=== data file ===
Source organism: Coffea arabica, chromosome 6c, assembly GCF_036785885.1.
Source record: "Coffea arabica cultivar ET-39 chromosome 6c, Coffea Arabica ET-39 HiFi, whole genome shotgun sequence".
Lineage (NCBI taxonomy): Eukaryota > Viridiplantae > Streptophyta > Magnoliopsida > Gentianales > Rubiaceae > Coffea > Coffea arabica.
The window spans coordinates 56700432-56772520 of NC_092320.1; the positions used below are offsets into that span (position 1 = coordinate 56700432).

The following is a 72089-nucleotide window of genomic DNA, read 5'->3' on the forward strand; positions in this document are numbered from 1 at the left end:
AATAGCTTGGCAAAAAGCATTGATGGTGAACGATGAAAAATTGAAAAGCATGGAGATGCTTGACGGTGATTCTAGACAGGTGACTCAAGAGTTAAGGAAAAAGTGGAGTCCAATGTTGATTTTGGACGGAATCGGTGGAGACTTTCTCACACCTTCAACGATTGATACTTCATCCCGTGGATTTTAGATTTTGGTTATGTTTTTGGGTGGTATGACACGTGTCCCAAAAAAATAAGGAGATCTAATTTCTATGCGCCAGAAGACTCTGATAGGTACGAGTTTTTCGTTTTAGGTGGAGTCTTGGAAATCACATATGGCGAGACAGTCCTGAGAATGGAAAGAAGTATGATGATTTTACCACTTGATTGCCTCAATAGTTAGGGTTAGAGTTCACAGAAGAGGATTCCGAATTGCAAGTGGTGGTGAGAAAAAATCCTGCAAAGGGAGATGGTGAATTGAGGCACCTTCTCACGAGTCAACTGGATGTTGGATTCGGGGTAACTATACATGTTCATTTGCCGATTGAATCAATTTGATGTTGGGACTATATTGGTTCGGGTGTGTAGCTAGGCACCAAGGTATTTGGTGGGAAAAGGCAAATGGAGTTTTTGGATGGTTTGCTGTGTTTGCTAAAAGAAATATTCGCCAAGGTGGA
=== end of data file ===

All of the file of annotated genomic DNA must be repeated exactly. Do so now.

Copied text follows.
Source organism: Coffea arabica, chromosome 6c, assembly GCF_036785885.1.
Source record: "Coffea arabica cultivar ET-39 chromosome 6c, Coffea Arabica ET-39 HiFi, whole genome shotgun sequence".
Lineage (NCBI taxonomy): Eukaryota > Viridiplantae > Streptophyta > Magnoliopsida > Gentianales > Rubiaceae > Coffea > Coffea arabica.
The window spans coordinates 56700432-56772520 of NC_092320.1; the positions used below are offsets into that span (position 1 = coordinate 56700432).

The following is a 72089-nucleotide window of genomic DNA, read 5'->3' on the forward strand; positions in this document are numbered from 1 at the left end:
AATAGCTTGGCAAAAAGCATTGATGGTGAACGATGAAAAATTGAAAAGCATGGAGATGCTTGACGGTGATTCTAGACAGGTGACTCAAGAGTTAAGGAAAAAGTGGAGTCCAATGTTGATTTTGGACGGAATCGGTGGAGACTTTCTCACACCTTCAACGATTGATACTTCATCCCGTGGATTTTAGATTTTGGTTATGTTTTTGGGTGGTATGACACGTGTCCCAAAAAAATAAGGAGATCTAATTTCTATGCGCCAGAAGACTCTGATAGGTACGAGTTTTTCGTTTTAGGTGGAGTCTTGGAAATCACATATGGCGAGACAGTCCTGAGAATGGAAAGAAGTATGATGATTTTACCACTTGATTGCCTCAATAGTTAGGGTTAGAGTTCACAGAAGAGGATTCCGAATTGCAAGTGGTGGTGAGAAAAAATCCTGCAAAGGGAGATGGTGAATTGAGGCACCTTCTCACGAGTCAACTGGATGTTGGATTCGGGGTAACTATACATGTTCATTTGCCGATTGAATCAATTTGATGTTGGGACTATATTGGTTCGGGTGTGTAGCTAGGCACCAAGGTATTTGGTGGGAAAAGGCAAATGGAGTTTTTGGATGGTTTGCTGTGTTTGCTAAAAGAAATATTCGCCAAGGTGGA